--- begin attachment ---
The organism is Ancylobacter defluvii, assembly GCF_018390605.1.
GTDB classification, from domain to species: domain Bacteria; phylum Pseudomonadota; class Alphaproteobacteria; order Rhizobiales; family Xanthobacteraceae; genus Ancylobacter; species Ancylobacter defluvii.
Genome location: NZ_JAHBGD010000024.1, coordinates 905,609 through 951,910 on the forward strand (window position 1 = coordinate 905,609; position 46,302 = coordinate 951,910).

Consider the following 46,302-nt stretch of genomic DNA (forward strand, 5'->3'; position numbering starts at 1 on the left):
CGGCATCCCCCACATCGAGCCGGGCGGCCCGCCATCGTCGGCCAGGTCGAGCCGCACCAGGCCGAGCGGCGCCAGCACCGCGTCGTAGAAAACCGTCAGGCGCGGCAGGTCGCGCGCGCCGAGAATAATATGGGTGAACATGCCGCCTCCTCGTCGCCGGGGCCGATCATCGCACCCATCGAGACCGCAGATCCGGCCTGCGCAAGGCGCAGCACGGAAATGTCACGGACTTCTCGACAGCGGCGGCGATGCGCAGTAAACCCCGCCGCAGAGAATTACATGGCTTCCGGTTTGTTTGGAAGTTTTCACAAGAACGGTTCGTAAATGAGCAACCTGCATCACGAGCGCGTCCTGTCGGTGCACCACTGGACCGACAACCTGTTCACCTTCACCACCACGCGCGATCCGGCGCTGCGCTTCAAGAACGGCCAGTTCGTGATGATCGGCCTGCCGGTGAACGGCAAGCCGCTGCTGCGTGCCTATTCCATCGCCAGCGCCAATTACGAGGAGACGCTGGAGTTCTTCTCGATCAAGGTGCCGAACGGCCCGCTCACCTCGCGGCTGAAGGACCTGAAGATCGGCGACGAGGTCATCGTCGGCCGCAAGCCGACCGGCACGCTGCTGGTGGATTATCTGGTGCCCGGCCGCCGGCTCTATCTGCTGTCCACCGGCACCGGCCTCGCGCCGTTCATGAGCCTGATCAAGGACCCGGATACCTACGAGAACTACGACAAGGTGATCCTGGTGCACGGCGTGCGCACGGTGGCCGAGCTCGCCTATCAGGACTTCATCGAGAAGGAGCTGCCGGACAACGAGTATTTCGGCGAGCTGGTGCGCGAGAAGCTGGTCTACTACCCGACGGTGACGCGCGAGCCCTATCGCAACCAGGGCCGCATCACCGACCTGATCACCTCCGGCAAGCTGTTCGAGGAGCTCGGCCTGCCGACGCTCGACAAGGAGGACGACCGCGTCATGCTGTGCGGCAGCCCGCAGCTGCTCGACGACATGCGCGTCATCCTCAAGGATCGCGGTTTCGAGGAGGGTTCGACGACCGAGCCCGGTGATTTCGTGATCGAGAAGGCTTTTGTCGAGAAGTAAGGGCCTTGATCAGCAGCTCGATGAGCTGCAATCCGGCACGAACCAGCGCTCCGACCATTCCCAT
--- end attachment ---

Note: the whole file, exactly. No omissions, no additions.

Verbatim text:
The organism is Ancylobacter defluvii, assembly GCF_018390605.1.
GTDB classification, from domain to species: domain Bacteria; phylum Pseudomonadota; class Alphaproteobacteria; order Rhizobiales; family Xanthobacteraceae; genus Ancylobacter; species Ancylobacter defluvii.
Genome location: NZ_JAHBGD010000024.1, coordinates 905,609 through 951,910 on the forward strand (window position 1 = coordinate 905,609; position 46,302 = coordinate 951,910).

Consider the following 46,302-nt stretch of genomic DNA (forward strand, 5'->3'; position numbering starts at 1 on the left):
CGGCATCCCCCACATCGAGCCGGGCGGCCCGCCATCGTCGGCCAGGTCGAGCCGCACCAGGCCGAGCGGCGCCAGCACCGCGTCGTAGAAAACCGTCAGGCGCGGCAGGTCGCGCGCGCCGAGAATAATATGGGTGAACATGCCGCCTCCTCGTCGCCGGGGCCGATCATCGCACCCATCGAGACCGCAGATCCGGCCTGCGCAAGGCGCAGCACGGAAATGTCACGGACTTCTCGACAGCGGCGGCGATGCGCAGTAAACCCCGCCGCAGAGAATTACATGGCTTCCGGTTTGTTTGGAAGTTTTCACAAGAACGGTTCGTAAATGAGCAACCTGCATCACGAGCGCGTCCTGTCGGTGCACCACTGGACCGACAACCTGTTCACCTTCACCACCACGCGCGATCCGGCGCTGCGCTTCAAGAACGGCCAGTTCGTGATGATCGGCCTGCCGGTGAACGGCAAGCCGCTGCTGCGTGCCTATTCCATCGCCAGCGCCAATTACGAGGAGACGCTGGAGTTCTTCTCGATCAAGGTGCCGAACGGCCCGCTCACCTCGCGGCTGAAGGACCTGAAGATCGGCGACGAGGTCATCGTCGGCCGCAAGCCGACCGGCACGCTGCTGGTGGATTATCTGGTGCCCGGCCGCCGGCTCTATCTGCTGTCCACCGGCACCGGCCTCGCGCCGTTCATGAGCCTGATCAAGGACCCGGATACCTACGAGAACTACGACAAGGTGATCCTGGTGCACGGCGTGCGCACGGTGGCCGAGCTCGCCTATCAGGACTTCATCGAGAAGGAGCTGCCGGACAACGAGTATTTCGGCGAGCTGGTGCGCGAGAAGCTGGTCTACTACCCGACGGTGACGCGCGAGCCCTATCGCAACCAGGGCCGCATCACCGACCTGATCACCTCCGGCAAGCTGTTCGAGGAGCTCGGCCTGCCGACGCTCGACAAGGAGGACGACCGCGTCATGCTGTGCGGCAGCCCGCAGCTGCTCGACGACATGCGCGTCATCCTCAAGGATCGCGGTTTCGAGGAGGGTTCGACGACCGAGCCCGGTGATTTCGTGATCGAGAAGGCTTTTGTCGAGAAGTAAGGGCCTTGATCAGCAGCTCGATGAGCTGCAATCCGGCACGAACCAGCGCTCCGACCATTCCCAT